- Riz gras
- Rundstück warm
- Sapu Mhicha – a specialty of the Newari cuisine of the Kathmandu Valley that is prepared during special occasions, it consists of buffalo leaf tripe stuffed with bone marrow that is boiled and fried.
- Sate kambing – the Indonesian name for "mutton satay"
- Sautéed reindeer
- Schlachteplatte – a hearty German mixed grill dish that primarily consists of boiled pork belly (Kesselfleisch) and freshly cooked Blutwurst and Leberwurst sausages. The cooking process produces sausage juices which, together with any split sausages, are used as a soup known as Metzelsuppe. As a result, in many places, e.g. in parts of the Palatinate, the entire festival and the meal in particular, is known as metzelsupp.
- Seswaa – a traditional meat dish of Botswana made of beef and goat meat
- Shish kebab
- Smokie – a West African dish prepared by blowtorching the fleece off the unskinned carcass of an old sheep or goat.
- Stew peas
- Suanla chaoshou – a dish in Szechuan cuisine that consists of a spicy sauce over steamed, meat-filled dumplings
- Surf and turf
- Swan Puka
- Teste de Turke
- Toad in the hole – a traditional English dish consisting of sausages in Yorkshire pudding batter, usually served with onion gravy and vegetables. Historically, the dish has also been prepared using other meats, such as rump steak and lamb's kidney.
- Tushonka – a canned stewed meat especially popular in Russia and other countries of the former Eastern Bloc
- Wurstsalat – a German sausage salad
- Xab Momo
- Zoervleis – a regional meat dish from the Province of Limburg, a region split between Limburg (Netherlands) and Limburg (Belgium), that is typically prepared using horse meat.
- See also: List of raw fish dishes
- See also: List of hot dogs
- Sinclair, C. (2009). Dictionary of Food: International Food and Cooking Terms from A to Z. Bloomsbury Publishing. p. 149. ISBN 978-1-4081-0218-3. Retrieved June 16, 2017.
- Beard, J.; Ferrone, J. (2015). The Armchair James Beard. Open Road Media. p. 228. ISBN 978-1-5040-0455-8. Retrieved June 16, 2017.
- Rinker, K. (2006). Adventure Guide to Switzerland. Adventure Guides Series. Hunter Publishing, Incorporated. p. 83. ISBN 978-1-58843-541-5. Retrieved June 16, 2017.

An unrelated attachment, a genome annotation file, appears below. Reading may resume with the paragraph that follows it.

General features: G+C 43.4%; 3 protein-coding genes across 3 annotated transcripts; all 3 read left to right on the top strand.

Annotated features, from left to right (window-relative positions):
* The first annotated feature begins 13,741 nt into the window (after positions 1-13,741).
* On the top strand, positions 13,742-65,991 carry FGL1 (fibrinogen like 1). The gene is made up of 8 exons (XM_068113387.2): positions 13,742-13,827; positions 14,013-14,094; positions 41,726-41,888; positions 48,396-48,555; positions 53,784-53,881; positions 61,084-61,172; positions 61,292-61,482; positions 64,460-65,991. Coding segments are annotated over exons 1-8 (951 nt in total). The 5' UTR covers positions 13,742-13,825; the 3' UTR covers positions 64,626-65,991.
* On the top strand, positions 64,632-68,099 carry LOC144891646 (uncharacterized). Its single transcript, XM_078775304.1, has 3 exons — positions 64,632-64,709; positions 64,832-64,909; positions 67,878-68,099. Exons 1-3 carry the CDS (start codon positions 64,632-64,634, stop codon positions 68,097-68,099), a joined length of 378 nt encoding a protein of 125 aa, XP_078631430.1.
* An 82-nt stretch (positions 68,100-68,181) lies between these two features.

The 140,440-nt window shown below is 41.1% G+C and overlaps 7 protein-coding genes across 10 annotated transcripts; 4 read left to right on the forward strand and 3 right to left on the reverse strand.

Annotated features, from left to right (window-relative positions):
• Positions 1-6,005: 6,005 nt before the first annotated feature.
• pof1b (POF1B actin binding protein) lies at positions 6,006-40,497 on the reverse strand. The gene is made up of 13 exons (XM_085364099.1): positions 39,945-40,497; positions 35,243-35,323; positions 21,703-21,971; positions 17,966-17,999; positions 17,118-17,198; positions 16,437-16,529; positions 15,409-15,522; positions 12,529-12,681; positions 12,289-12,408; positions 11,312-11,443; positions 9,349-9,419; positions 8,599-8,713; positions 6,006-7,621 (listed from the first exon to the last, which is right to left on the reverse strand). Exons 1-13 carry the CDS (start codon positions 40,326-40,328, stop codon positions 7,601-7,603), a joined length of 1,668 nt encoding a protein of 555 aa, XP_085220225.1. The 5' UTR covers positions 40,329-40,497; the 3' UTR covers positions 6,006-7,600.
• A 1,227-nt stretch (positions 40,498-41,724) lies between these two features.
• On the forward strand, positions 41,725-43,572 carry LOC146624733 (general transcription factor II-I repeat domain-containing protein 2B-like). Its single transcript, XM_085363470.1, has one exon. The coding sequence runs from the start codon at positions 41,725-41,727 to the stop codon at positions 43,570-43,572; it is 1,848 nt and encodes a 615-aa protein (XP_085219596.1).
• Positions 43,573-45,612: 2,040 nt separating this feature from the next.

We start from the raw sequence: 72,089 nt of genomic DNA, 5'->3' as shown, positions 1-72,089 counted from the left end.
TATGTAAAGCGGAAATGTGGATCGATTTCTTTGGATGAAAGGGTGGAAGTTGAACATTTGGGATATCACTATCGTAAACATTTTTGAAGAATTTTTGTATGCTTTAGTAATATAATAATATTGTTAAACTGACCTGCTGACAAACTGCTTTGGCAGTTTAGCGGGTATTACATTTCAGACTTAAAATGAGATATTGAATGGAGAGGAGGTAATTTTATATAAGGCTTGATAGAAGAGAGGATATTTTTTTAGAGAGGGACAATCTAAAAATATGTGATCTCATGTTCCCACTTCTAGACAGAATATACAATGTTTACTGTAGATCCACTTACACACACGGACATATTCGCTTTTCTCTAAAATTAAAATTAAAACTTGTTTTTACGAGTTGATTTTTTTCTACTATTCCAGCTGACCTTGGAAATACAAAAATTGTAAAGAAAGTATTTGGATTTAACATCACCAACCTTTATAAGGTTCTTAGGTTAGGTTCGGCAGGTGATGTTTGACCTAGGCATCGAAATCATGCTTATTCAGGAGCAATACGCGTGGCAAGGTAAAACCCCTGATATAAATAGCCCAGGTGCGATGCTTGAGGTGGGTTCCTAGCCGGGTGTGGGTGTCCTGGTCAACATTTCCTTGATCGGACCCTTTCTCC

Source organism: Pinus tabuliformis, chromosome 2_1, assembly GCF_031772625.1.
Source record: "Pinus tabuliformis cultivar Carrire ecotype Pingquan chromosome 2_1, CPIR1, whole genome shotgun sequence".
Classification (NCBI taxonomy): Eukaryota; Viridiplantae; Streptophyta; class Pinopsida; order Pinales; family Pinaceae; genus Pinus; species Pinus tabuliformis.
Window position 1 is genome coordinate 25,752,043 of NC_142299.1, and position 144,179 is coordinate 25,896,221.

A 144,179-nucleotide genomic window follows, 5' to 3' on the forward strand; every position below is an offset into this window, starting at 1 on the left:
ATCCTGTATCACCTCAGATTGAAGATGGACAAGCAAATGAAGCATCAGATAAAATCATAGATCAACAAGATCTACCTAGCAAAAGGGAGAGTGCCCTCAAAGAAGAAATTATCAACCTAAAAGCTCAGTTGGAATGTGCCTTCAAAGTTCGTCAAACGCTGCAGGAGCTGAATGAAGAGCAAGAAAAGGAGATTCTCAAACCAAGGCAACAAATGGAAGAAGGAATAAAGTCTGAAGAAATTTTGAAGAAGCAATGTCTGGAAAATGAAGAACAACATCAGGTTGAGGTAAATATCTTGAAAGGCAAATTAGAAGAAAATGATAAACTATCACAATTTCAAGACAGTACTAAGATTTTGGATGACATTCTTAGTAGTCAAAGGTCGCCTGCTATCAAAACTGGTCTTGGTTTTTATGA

- Sausage. DK Publishing. 2012. p. 40. ISBN 978-1-4654-0092-5. Retrieved June 16, 2017.
- Rinker, K. (2011). Geneva, Lausanne, Fribourg & Western Switzerland Travel Adventures. Travel adventures. Hunter Publishing, Incorporated. p. 19. ISBN 978-1-58843-760-0. Retrieved June 16, 2017.
- Crais, C.; McClendon, T.V. (2013). The South Africa Reader: History, Culture, Politics. The World Readers. Duke University Press. p. 64. ISBN 978-0-8223-7745-0.
- "Bobotie" – Times Live
- "Archived copy". Archived from the original on 2016-03-03. Retrieved 2009-09-15.CS1 maint: Archived copy as title (link) The Seoul Times 'Dog Meat Restaurants Crowded With Diners'
- Madrigal, Alexis C. (26 November 2013). "Perhaps the Strangest Photo You'll Ever See and How It's Related to Turduckens". The Atlantic. Retrieved 29 November 2013.
- Matterer, James L. "The History of the Cockentrice". Retrieved 29 November 2013.
- "From Tudors to Turducken: An Engastration Tale". Retrieved 29 November 2013.
- Charles G. Sinclair (1998). International Dictionary of Food and Cooking. Chicago, Illinois, USA: Fitzroy Dearborn Publishers. p. 190. ISBN 1-57958-057-2. Retrieved 27 August 2012.
- "Escalope - Kitchen Dictionary - Food.com". Recipezaar.com. 2014-03-24. Retrieved 2014-08-27.
- "Escalope". Probertencyclopaedia.com. Archived from the original on 2012-04-02. Retrieved 2014-08-27.
- "Escalope - definition". oxforddictionaries.com. Retrieved 2015-11-26.
- Goldstein, J. (2004). Italian Slow and Savory. Chronicle Books. p. 174. ISBN 978-0-8118-4238-9. Retrieved June 15, 2017.
- Stevens, M. (2004). All About Braising: The Art of Uncomplicated Cooking. W. W. Norton. p. 238. ISBN 978-0-393-24118-1. Retrieved June 15, 2017.
- Daniel Rogov (2007-03-22). "Dining Out / Mixed Jerusalem grill in Tel Aviv". Haaretz. Retrieved 2013-03-20.
- Bladholm, L. (2015). Latin & Caribbean Grocery Stores Demystified. St. Martin's Press. p. pt233. ISBN 978-1-250-10851-7. Retrieved January 12, 2017.
- Lonely Planet South America on a shoestring. Travel Guide. Lonely Planet Publications. 2016. p. pt1282. ISBN 978-1-78657-733-7. Retrieved January 12, 2017.
- Henry Tanner (Nov 15, 1964). "Others come and go—Mikoyan remains". The New York Times. Retrieved 10 Feb 2015.
- Burford, T. (2014). Uruguay:. Bradt Travel Guide Series. Bradt Travel Guides. p. 68. ISBN 978-1-84162-477-8.
- Finzer, R.D. The Southron's Guide to Living in Uruguay. The Southron. p. 167. ISBN 978-982-98013-1-9.
- Raichlen, S. (2011). The Barbecue! Bible. Workman Publishing Company, Incorporated. p. 188. ISBN 978-0-7611-7042-6.
- Watson, Leon (December 4, 2013). "Vietnam restaurant offers roasted rat on stick as local delicacy". Daily Mail. Retrieved July 7, 2017.
- Molloy, M.J.; Duschinsky, P.; Jensen, K.F.; Shalka, R.J. (2017). Running on Empty: Canada and the Indochinese Refugees, 1975-1980. McGill-Queen's Studies in Ethnic History. MQUP. p. 323. ISBN 978-0-7735-5063-6. Retrieved July 7, 2017.
- Shukla, Pragati (June 23, 2017). "Halloween Horror: Rat on a Stick". NDTV. Retrieved July 7, 2017.
- Fodor's (1983). Fodor Germany-1984 Traveltex. Fodor's Germany (in Spanish). Fodor's Travel Guides. p. 493. ISBN 978-0-679-01005-0. Retrieved July 24, 2017.
- John Ayto (18 October 2012). The Diner's Dictionary: Word Origins of Food and Drink. OUP Oxford. pp. 372–. ISBN 978-0-19-964024-9.
- Emily Ansara Baines (3 October 2014). The Unofficial Downton Abbey Cookbook: From Lady Mary's Crab Canapes to Daisy's Mousse Au Chocolat--More Than 150 Recipes from Upstairs and Downstairs. "F+W Media, Inc.". pp. 213–. ISBN 978-1-4405-8291-2.
- Smith, J.L. (2014). Works in Progress: Plans and Realities on Soviet Farms, 1930-1963. Yale Agrarian Studies Series. Yale University Press. p. 156. ISBN 978-0-300-21031-6. Retrieved April 10, 2018.
- Media related to Meat-based food at Wikimedia Commons